If you require GTAW, GMAW or Resistance metal welding services, Toledo Metal Spinning Company has the welding capacity and capabilities to meet your needs. Our hand welding capabilities meet the highest quality standards for strength and appearance. Whether it is a ferrule on one of our standard hoppers or a cylinder welded to a cone, the quality of our manual and automatic circumferential welds are unsurpassed in the industry.
Parts can be formed from a welded and annealed cylinder or cone blank in many heat sensitive materials. Prior to forming, the blanks undergo a vacuum annealing process to eliminate unfavorable mechanical properties in the heat affect zone (HAZ).
High quality welds for high quality parts. Why are our welds better?
- No weld bump during the forming process mitigates traumatic force shocks from roller collision and non-uniform force.
- Minimal porosity and near zero starts and stops to minimize sources for cracks initiation.
- Smooth, crack free parts with no grinding.
- TMS minimizes cost by eliminating non-value added welding operations.
Our machines are PLC controlled and programmed by highly qualified personnel. Reliability, repeatability and quality are what you can expect from Toledo Metal Spinning Company.
Longitudinal Seam Welding
Our longitudinal seam welding service capabilities are numerous, in our large roll and seam weld cell, we have a state of the art Davi roller. You can see our Cleanline Receptacles for an example. We can roll and weld cylinders up to 5′ in length, material ranging in thickness from 0.036″ thick to 0.187″ stainless steel (thicker for other material types). Once cylinders are rolled, if your specifications require, we can also lift a flange on one end or both.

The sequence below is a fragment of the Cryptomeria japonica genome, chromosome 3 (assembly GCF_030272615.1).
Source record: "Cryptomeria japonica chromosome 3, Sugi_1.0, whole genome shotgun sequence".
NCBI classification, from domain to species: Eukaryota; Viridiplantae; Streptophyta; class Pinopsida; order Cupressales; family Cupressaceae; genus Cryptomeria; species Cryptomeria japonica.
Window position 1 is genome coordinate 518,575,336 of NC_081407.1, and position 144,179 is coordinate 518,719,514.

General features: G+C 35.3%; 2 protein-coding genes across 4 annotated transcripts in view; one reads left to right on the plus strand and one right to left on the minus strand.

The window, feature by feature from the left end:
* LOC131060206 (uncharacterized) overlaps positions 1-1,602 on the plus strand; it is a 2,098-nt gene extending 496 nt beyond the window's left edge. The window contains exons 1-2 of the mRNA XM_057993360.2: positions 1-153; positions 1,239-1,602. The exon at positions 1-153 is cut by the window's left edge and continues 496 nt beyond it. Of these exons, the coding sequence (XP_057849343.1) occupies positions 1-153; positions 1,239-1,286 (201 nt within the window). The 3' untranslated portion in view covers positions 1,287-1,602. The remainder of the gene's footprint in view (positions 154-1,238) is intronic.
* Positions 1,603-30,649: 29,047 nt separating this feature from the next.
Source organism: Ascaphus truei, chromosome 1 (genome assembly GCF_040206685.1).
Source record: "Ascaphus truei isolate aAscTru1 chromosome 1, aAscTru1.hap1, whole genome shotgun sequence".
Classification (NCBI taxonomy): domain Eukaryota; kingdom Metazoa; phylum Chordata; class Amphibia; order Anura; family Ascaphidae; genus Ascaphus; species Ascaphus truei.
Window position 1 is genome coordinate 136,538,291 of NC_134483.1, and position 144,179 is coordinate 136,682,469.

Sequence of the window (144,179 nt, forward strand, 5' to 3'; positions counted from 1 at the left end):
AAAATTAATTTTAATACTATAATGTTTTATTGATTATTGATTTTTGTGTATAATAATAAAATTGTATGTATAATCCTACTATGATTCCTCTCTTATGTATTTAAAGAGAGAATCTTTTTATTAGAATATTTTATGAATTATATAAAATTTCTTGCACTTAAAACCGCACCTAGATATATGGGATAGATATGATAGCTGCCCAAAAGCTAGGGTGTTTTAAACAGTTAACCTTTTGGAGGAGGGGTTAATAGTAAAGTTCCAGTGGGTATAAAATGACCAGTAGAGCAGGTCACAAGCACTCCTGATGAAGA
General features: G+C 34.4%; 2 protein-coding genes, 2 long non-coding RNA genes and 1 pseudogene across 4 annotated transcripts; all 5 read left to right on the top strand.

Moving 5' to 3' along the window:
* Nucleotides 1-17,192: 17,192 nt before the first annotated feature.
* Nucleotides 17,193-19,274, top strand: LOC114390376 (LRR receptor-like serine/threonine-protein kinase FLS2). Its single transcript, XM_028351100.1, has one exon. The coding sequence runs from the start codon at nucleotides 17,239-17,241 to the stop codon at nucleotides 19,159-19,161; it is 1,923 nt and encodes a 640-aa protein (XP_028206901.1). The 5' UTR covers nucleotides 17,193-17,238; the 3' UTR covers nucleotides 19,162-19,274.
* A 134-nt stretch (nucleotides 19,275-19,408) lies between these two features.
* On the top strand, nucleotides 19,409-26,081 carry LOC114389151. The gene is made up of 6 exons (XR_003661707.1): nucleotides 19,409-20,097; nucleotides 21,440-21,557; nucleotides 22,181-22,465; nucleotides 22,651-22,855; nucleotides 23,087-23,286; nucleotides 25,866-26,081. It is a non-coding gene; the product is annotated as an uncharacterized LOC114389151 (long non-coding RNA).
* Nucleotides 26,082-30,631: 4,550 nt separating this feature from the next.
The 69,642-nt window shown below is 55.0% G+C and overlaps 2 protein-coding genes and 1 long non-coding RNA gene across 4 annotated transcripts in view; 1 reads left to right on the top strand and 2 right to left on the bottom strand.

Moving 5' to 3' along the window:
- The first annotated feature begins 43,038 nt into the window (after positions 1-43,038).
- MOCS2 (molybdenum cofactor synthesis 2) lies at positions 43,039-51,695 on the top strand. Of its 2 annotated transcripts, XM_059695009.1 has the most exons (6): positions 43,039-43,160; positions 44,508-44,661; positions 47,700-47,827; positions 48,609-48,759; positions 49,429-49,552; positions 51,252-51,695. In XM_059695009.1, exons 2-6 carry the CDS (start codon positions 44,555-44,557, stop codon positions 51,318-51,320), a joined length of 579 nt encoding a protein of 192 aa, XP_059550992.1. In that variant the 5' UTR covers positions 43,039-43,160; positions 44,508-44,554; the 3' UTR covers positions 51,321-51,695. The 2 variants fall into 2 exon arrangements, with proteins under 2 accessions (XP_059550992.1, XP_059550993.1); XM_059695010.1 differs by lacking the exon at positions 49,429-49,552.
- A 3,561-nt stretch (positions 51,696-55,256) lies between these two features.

Circumferential Seam Welding
Circumferential Seam Welding is a term used when welding together two pieces of material that are geometrically round. The weld can either be a butt weld, a lap weld or a seam weld. The seam weld will join two pieces together and similar to a spot weld, however the seam weld completely and continuously seals the joint. A MIG or TIG process can be used to do seam welding.
Manual welding is one of the most widely used welding techniques. Manual welding involves striking an arc between a covered metal electrode and the workpiece. The heat generated from the arc melts the parent metal and the electrode and joins the materials together, creating a solid piece.